Plant waste can filter heavy metals from water, study finds


Recently, researchers have revealed that they have developed a membrane capable of filtering heavy metals from contaminated water made from vegetable waste, in particular that resulting from the production of vegetable oil.

They found that proteins made from by-products of sunflower or peanut oil production can effectively attract heavy metal ions.

The finding suggests that contaminated water could be purified to meet international drinking standards through the attraction process known as adsorption.

Potentials of a membrane based on plant waste

The team pointed out that modern technologies consume a lot of energy, need electricity to operate, or filter information very carefully. However, their membrane has the potential to be a low-cost, scalable, durable, and low-power technique.

Professor Ali Miserez of Nanyang Technological University in Singapore explains that a large group of water pollutants known as heavy metals can build up in a person’s body and lead to cancer and other mutagenic diseases.

Waste by-products called oilseed meals are produced during the production of household vegetable oils. These are the protein-rich by-products that remain after the extraction of crude vegetable oil.

Oilseed meals from two popular vegetable oils were used by the NTU-led research team. These oils are sunflower and peanut oils. The team separated proteins from oilseed meals and converted them into protein amyloid fibrils, rope-like structures made of tightly coiled, nanometer-sized proteins. These protein fibrils serve as a molecular sieve, trapping heavy metal ions as they pass because they are attracted to the heavy metals.

From vegetable waste to filter membranes

Soon Wei Long, a doctorate. NTU student says this is the first time peanut and sunflower seed proteins have been used to produce amyloid fibrils. Soon is the first author of the article.

To create a hybrid membrane, the researchers mixed activated charcoal with the extracted amyloid fibrils. A typical filtration material is activated carbon. Chromium, platinum and lead were used as three common heavy metal pollutants on which they tested their membranes.

The heavy metal ions in the contaminated water adhere to the surface of the amyloid fibrils when the contaminated water passes through the membrane, a process also known as adsorption. Amyloid fibrils are effective in adsorbing a significant amount of heavy metals due to their high surface to volume ratio.

The group discovered that their membranes could remove up to 99.89% of heavy metals. Of the three metals tested, the filter was most effective for lead, then platinum, followed by chromium.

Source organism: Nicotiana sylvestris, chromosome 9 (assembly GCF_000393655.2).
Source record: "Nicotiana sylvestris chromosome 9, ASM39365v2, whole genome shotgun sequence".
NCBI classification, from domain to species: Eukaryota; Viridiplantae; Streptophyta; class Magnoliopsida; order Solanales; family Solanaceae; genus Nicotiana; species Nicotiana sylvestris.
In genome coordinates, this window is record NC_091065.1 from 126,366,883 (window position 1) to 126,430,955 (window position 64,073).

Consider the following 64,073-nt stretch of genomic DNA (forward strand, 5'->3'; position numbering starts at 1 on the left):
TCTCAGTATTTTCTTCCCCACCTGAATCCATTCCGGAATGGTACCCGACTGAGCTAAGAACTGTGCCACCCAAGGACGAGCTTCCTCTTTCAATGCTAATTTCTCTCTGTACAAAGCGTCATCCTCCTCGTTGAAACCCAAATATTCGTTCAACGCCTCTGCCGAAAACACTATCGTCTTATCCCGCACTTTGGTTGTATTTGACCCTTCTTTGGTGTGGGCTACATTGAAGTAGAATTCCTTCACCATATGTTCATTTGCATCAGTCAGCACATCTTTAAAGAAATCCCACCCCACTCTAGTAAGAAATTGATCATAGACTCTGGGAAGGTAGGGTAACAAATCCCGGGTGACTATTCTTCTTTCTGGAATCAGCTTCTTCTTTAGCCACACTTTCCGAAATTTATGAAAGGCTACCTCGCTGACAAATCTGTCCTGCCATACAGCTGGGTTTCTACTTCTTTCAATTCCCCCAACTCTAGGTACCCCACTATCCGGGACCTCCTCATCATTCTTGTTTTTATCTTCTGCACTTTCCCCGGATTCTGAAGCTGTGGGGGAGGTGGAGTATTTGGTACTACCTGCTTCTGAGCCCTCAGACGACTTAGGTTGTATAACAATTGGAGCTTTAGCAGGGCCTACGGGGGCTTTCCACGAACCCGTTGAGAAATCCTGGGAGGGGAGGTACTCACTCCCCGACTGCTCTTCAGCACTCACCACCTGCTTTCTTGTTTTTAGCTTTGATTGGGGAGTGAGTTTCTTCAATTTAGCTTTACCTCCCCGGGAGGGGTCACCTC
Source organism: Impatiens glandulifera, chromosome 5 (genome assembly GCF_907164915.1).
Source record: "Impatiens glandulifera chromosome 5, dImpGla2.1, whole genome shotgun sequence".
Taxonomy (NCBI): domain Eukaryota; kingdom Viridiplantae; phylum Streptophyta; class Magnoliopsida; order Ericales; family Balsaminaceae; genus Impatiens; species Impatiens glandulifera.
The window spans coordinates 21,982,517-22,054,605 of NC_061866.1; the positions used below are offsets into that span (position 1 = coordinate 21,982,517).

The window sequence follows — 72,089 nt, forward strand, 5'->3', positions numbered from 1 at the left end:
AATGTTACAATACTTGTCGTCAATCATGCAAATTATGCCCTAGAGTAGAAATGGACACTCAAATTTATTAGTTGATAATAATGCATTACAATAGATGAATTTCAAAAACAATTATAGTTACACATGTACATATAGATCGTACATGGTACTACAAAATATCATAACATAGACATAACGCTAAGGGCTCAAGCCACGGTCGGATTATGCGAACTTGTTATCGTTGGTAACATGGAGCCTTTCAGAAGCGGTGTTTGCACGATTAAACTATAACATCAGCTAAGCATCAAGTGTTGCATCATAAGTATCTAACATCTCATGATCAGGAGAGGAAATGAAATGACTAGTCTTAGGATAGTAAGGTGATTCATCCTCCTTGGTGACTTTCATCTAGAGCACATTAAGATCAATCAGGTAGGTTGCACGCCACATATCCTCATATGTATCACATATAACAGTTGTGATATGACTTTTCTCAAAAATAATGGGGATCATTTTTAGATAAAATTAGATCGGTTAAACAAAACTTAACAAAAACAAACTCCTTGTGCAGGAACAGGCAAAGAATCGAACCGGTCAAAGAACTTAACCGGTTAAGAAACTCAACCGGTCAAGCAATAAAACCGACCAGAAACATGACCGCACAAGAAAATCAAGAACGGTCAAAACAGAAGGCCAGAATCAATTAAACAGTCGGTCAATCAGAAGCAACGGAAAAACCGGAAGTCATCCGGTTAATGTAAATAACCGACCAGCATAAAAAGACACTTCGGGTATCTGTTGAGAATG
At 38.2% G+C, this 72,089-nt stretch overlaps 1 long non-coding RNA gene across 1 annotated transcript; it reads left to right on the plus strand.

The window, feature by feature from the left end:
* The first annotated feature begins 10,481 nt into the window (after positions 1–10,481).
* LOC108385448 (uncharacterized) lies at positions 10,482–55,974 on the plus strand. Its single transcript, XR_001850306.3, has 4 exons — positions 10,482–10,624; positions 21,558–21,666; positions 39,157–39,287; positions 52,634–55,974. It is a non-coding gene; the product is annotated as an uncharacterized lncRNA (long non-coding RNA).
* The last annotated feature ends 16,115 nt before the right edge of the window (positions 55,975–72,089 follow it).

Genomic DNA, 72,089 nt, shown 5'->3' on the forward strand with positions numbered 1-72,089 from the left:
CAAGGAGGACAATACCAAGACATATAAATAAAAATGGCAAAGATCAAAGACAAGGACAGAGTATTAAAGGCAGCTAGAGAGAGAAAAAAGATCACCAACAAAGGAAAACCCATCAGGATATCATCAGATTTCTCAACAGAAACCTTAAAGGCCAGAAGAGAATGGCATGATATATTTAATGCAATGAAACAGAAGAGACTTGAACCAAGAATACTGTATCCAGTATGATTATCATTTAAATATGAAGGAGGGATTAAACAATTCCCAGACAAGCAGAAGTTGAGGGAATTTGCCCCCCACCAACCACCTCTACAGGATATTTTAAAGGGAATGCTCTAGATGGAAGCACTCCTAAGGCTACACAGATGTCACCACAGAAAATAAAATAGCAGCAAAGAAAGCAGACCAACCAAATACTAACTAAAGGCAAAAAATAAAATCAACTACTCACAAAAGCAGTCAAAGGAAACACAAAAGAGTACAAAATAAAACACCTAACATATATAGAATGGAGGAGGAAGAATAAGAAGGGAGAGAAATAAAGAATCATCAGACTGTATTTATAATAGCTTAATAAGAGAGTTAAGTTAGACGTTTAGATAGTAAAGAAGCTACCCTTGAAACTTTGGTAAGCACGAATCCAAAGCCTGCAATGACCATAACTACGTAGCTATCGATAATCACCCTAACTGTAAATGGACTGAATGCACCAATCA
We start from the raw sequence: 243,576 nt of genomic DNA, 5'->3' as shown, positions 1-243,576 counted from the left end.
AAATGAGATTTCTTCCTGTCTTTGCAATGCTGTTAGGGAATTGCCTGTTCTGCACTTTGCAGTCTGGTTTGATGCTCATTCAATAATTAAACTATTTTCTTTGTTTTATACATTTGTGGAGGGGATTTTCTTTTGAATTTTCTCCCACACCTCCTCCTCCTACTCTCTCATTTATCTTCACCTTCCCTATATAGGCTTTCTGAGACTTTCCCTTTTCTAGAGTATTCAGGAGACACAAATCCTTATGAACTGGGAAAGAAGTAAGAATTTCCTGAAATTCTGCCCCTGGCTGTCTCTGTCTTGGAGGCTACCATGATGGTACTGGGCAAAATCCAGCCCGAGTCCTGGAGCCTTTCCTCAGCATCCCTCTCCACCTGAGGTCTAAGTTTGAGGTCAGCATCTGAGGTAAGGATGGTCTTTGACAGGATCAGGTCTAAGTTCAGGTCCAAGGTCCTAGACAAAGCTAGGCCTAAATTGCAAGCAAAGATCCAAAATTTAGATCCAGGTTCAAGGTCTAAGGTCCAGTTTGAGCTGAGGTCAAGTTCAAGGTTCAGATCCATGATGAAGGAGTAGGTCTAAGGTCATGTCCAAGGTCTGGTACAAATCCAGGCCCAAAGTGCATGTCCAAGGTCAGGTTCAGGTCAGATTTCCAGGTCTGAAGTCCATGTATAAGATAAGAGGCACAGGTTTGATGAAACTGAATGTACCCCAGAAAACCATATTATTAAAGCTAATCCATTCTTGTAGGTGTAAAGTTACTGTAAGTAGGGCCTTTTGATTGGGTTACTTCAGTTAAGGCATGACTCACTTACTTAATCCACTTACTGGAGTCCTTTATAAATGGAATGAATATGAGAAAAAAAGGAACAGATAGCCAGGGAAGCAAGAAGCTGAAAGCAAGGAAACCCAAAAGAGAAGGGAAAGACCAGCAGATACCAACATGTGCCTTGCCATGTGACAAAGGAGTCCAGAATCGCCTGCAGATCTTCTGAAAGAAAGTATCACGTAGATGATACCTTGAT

Miserez explained that any type of heavy metals, as well as organic pollutants like PFAS or perfluoroalkyl and polyfluoroalkyl substances, can be filtered using the filter. Chemicals known as PFAS have been found in a variety of industrial and consumer goods. Amino acid bonds in amyloid fibrils trap and sandwich heavy metal particles while letting water through.

According to the researchers, the amount of water that the membrane can filter depends on the number of heavy metals present in the contaminated water. To filter drinking water, a hybrid membrane made of sunflower protein amyloids will only need 16 kilograms of protein if an Olympic swimming pool is contaminated at 400 parts per billion.

Soon describes how the method is easily scalable due to its simplicity and low reliance on chemical reagents, highlighting the need for cost-effective and environmentally friendly water treatment methods. This allows the team to fully utilize various industrial food wastes in beneficial technologies and reprocess waste streams for additional applications.

Additionally, the trapped metals can be released and recycled again. After filtration, the metals can simply be removed by burning off the membrane that was used to trap them.

Professor Raffaele Mezzenga, co-author of the study from ETH Zurich, Switzerland, pointed out that other metals, such as platinum, have valuable applications in the creation of electronic devices and other equipment. sensitive, while metals such as lead or mercury are toxic and can be disposed of safely.

Read also: Increase in cases of water contamination – Should we preserve water for future generations?

Filtering Priceless Metals

Only 32 kg of protein is needed to recover the precious platinum, while only half that amount of protein is needed to recover the gold. Platinum is valued at $33,000 per kilo, while 1 kg of gold costs nearly $60,000.

Mezzenga noted that there are significant financial benefits given that these proteins are produced from industrial waste worth less than US$1/kg, Good News Network reports.

The fact that this filtration uses little or no energy, unlike other techniques like reverse osmosis, is another important advantage, according to the researchers.

Mezzenga went on to say that gravity does most or all of the work in their membrane. In areas where access to power and electricity may be limited, this low power filtration technique can be very useful.

The researchers have been working with BluAct, an ETH Zurich spin-off company specializing in water filtration in Europe, to investigate commercial applications of their membrane since the publication of their paper in the journal Chemical Engineering three months ago.

Related Article: Should You Use a Ceramic-Based Filter Pitcher?

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